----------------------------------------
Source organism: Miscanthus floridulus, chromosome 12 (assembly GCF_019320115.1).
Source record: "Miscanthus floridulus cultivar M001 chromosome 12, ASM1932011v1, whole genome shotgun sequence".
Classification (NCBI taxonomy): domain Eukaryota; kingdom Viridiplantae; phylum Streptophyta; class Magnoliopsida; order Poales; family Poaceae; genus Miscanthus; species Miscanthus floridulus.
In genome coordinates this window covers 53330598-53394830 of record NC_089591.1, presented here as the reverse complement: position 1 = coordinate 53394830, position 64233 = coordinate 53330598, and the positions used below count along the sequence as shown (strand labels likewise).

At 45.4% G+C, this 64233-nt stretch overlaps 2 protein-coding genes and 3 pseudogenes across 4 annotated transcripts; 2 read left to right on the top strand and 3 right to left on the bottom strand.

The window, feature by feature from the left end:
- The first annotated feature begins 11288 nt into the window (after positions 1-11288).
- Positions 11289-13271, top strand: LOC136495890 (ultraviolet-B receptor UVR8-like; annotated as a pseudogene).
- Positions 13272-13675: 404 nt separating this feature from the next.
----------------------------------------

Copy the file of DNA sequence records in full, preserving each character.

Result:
Source organism: Miscanthus floridulus, chromosome 12 (assembly GCF_019320115.1).
Source record: "Miscanthus floridulus cultivar M001 chromosome 12, ASM1932011v1, whole genome shotgun sequence".
Classification (NCBI taxonomy): domain Eukaryota; kingdom Viridiplantae; phylum Streptophyta; class Magnoliopsida; order Poales; family Poaceae; genus Miscanthus; species Miscanthus floridulus.
In genome coordinates this window covers 53330598-53394830 of record NC_089591.1, presented here as the reverse complement: position 1 = coordinate 53394830, position 64233 = coordinate 53330598, and the positions used below count along the sequence as shown (strand labels likewise).

At 45.4% G+C, this 64233-nt stretch overlaps 2 protein-coding genes and 3 pseudogenes across 4 annotated transcripts; 2 read left to right on the top strand and 3 right to left on the bottom strand.

The window, feature by feature from the left end:
- The first annotated feature begins 11288 nt into the window (after positions 1-11288).
- Positions 11289-13271, top strand: LOC136495890 (ultraviolet-B receptor UVR8-like; annotated as a pseudogene).
- Positions 13272-13675: 404 nt separating this feature from the next.